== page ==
Shedding Some Light


Tuesday, April 22, 2014
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David Plachetzki is an international expert on something most people don’t even know exist—let alone how to pronounce. Spoken with a silent c, the word Cnidaria refers to a phylum of over 10,000 species of animals with gelatinous bodies, including the more commonly known jellyfish and hydra.

Many cnidarians are colonial organisms, meaning there are lots of different individuals physically integrated into one colony. “Think about a coral,” says Plachetzki. “A large coral head will often consist of just a single colony, and all of those little polyps sticking off of it are actually part of a larger whole.” As with coral, it’s possible for Plachetzki to conduct research on cnidarians by picking off a piece of it without killing it. “We can keep animals like cnidarians going in the laboratory for years,” says Plachetzki who keeps cnidarian stocks from which he grafts samples for various research purposes.

“Cnidarians interest me because they are the evolutionary sister group to animals like ourselves. Even though the lineage containing humans and their relatives split from the lineage containing flies and their relatives a very long time ago, the split between the human lineage and that of cnidarians is far older. By studying jellyfish and hydra, we can learn something about our deepest evolutionary ancestors,” says Plachetzki, a new Assistant Professor of Molecular, Cellular, and Biomedical Sciences in the College of Life Sciences and Agriculture (COLSA) at the University of New Hampshire (UNH).

Rare in his specialty, Plachetzki’s research, involving genomics and molecular, cellular, and developmental biology in cnidarians, is already making important contributions to our understanding of complex trait evolution in marine invertebrates. “I’d like to answer questions about how complex animal sensory systems evolved,” says Plachetzki. “Sensory systems of different varieties are present in all sorts of distantly related species. Did this sensory diversity evolve independently in each lineage, perhaps representing novel solutions to similar problems, or, were they passed down through inheritance over the course of animal evolution? Another question we are interested in is how evolution accomplishes all of this tinkering? Does it keep using the same parts, or genes, over and over again to make similar things, or does it fashion new genes for these purposes?” Plachetzki is excited about the practical applications of research in cnidarian biology in informing our understanding of humans and other animals. “From cnidarian research we can make inferences about a very early node in animal evolution,” says Plachetzki. “What is shared between a hydra and a human is most likely to be very important to both species.”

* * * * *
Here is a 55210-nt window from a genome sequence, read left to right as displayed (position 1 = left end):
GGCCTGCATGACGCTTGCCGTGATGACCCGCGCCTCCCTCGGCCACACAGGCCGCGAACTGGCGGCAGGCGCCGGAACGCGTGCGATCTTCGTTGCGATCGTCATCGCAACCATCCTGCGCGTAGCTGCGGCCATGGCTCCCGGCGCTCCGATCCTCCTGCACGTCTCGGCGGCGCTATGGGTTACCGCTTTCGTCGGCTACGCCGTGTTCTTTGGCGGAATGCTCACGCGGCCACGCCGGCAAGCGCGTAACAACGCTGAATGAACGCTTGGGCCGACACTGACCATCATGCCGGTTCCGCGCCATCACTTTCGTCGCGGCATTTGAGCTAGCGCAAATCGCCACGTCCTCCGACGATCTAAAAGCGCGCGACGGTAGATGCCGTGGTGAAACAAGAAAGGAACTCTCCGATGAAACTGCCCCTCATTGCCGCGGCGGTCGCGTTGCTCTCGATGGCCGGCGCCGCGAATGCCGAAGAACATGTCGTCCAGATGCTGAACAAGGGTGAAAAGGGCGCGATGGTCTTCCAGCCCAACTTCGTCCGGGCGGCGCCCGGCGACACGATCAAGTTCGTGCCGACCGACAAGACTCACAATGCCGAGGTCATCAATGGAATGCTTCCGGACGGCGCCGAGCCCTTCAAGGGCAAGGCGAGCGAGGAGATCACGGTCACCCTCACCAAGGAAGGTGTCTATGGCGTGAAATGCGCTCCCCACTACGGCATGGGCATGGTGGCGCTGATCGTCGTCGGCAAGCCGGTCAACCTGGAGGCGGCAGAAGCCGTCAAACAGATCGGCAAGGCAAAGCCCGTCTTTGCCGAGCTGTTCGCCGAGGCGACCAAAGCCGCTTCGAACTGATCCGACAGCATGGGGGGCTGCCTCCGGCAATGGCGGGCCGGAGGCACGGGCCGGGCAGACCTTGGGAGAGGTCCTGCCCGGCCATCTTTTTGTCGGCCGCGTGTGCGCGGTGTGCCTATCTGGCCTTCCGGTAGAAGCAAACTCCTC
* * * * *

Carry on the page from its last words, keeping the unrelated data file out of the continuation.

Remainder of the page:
While Plachetzki is best known for his work on visual system evolution in animals, his recent paper on cnidocytes—the stinging cells of cnidarians, used mainly for capturing prey or warding off predators—garnered the 2013 BioMed Central Research Award in Animal Science, Veterinary Research and Zoology, which acknowledges outstanding efforts to support open access to research. “Cnidocytes facilitate both sensory and stinging functions, and are among the most complex types of cells known in animals,” says Plachetzki who has been studying the structural complexity and sensory attributes of these amazing cells.